The announcement of the UCEF is timely and in line with the advancement of decentralised energy initiatives across the UK.
London, UK – Monday 27 January, 2014 – The Department of Energy and Climate Change (DECC) today announced a £10 million fund for urban communities; the Urban Community Energy Fund (UCEF) – to run alongside the Rural Community Energy Fund (RCEF) of £15million, announced in June 2013.
This Fund allows local communities to apply for up to £150,000 towards their own community renewable energy projects, and the Fund is aiming to grow the number and size of these projects to the stage where one million homes are powered by 'home-made' generation by 2020.
There will be two stages of funding, as per the RCEF. The first stage allows applications for grants of up to £20,000 for feasibility studies, and the second allows applications for loans up to approximately £130,000 to support planning applications and develop a strong business case to attract further investment.
The announcement of the UCEF is timely and in line with the advancement of decentralised energy initiatives across the UK. With concerns around energy security, fuel poverty and increasing carbon emissions, it's never been more pressing to update and diversify the UK's energy model. Greg Barker, Energy and Climate Change Minister has been consistently vocal on this area, telling the Conservative Party Conference in September 2013, "The Big Six need to become the Big 60,000." This Fund marks another step along that road.
Community energy or decentralised energy schemes are not new, cities across Europe such as Malmo, Copenhagen, Helsinki, Oslo and others have already moved to a decentralised energy model with huge benefits – heating entire cities with a source that goes to waste in other systems. The driver for the success of these projects has been long term, stable policy – with this latest announcement from DECC, there are clear signs that this is a priority for the Coalition Government.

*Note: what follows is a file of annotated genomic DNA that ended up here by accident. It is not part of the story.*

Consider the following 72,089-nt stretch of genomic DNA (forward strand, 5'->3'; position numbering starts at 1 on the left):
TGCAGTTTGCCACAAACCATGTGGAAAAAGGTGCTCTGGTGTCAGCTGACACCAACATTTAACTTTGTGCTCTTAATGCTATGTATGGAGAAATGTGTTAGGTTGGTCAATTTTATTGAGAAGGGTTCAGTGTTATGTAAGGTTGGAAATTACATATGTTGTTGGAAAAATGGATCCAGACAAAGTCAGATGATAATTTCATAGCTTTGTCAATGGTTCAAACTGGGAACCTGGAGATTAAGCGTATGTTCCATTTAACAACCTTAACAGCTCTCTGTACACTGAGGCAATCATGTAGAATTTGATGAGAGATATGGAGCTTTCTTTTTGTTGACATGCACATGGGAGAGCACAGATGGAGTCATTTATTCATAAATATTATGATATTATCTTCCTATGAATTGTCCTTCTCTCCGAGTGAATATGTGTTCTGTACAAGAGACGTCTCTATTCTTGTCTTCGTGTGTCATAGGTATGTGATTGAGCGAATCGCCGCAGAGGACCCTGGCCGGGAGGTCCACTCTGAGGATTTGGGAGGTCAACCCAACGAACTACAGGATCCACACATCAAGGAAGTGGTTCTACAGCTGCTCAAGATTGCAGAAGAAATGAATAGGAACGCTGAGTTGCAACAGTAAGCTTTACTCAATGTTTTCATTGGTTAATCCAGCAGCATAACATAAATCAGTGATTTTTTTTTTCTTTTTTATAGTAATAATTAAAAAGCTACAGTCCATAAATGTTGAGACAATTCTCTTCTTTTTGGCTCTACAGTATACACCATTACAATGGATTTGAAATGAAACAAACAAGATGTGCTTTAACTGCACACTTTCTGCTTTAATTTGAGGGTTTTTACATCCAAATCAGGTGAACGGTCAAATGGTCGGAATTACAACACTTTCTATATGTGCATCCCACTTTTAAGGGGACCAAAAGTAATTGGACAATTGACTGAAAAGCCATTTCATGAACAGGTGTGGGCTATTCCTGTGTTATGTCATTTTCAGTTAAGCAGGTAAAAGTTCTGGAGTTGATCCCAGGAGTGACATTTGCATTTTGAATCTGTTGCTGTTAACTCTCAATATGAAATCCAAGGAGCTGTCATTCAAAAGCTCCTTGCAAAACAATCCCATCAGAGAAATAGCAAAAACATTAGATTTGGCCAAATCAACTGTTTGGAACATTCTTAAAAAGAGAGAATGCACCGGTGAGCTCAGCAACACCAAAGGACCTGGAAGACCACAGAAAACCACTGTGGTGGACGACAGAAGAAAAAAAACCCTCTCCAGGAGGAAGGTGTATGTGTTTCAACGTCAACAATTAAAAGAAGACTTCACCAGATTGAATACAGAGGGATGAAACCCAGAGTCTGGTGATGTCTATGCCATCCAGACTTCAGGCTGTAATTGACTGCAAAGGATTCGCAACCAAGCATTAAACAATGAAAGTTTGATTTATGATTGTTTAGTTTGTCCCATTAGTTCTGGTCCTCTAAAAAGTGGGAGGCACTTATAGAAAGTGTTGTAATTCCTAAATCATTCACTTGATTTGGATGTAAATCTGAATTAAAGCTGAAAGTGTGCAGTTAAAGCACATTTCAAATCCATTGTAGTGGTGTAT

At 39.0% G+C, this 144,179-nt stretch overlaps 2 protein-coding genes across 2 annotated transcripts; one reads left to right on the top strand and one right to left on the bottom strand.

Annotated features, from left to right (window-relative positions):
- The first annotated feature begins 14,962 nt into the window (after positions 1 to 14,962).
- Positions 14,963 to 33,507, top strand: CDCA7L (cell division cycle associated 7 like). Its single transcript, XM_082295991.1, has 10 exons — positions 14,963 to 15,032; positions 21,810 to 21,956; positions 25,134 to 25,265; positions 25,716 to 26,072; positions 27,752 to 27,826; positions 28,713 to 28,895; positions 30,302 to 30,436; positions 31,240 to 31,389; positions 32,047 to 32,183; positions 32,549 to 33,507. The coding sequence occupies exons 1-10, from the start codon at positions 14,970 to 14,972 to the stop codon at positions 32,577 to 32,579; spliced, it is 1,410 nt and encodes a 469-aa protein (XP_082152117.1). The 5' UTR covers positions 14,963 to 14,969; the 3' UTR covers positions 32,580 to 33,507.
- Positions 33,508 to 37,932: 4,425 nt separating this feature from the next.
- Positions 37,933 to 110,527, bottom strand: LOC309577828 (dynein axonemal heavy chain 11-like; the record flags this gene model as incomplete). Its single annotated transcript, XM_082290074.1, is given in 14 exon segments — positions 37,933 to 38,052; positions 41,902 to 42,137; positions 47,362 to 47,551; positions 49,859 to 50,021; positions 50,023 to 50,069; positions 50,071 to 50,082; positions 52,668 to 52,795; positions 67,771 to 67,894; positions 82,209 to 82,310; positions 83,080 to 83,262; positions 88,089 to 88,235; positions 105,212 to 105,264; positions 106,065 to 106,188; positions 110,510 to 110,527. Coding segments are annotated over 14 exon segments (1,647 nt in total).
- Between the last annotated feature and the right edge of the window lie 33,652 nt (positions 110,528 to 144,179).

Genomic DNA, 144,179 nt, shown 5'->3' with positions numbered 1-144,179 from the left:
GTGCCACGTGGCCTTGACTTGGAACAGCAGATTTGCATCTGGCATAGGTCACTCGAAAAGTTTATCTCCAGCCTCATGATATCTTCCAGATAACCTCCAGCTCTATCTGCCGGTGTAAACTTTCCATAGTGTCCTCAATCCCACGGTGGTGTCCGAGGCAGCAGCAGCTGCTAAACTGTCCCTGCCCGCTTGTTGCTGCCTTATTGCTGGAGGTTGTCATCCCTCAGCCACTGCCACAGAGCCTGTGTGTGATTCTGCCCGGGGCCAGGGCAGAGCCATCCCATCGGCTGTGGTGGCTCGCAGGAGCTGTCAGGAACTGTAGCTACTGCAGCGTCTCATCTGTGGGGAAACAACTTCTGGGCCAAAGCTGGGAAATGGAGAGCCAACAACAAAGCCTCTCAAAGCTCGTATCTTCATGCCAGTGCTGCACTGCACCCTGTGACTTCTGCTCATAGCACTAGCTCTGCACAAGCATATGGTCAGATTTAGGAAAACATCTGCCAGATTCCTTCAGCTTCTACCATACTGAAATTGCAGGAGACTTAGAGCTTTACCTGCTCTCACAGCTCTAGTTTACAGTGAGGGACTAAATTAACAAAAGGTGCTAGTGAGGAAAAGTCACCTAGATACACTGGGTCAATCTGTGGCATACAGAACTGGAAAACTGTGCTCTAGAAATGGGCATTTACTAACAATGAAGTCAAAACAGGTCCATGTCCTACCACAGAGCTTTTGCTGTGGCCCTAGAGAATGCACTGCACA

"The Coalition is determined to unleash this potential, assist communities to achieve their ambitions and drive forward the decentralised energy revolution. We want to help more consumers of energy to become producers of energy and in doing so help to break the grip of the dominant big energy companies." Said Ed Davey, Secretary of State for Energy and Climate Change, DECC of this announcement.
To learn more about the potential of this area for your community, attend Decentralised Energy 2014 (www.decentralisedenergy.co.uk), taking place in London – May 13th, and join 200+ Government, local authorities, corporate entities, technology solution providers, utilities, housing developers and financiers to discuss key issues around community energy projects. Hear case studies from those who have completed successful projects (Greater London Authority, City of Helsinki), build suitable business case components from feasibility to delivery (IKEA, Waitrose), understand which technologies are fit for purpose, future proof your plans, access investment and understand how partnerships can ease the way (Pure Leapfrog).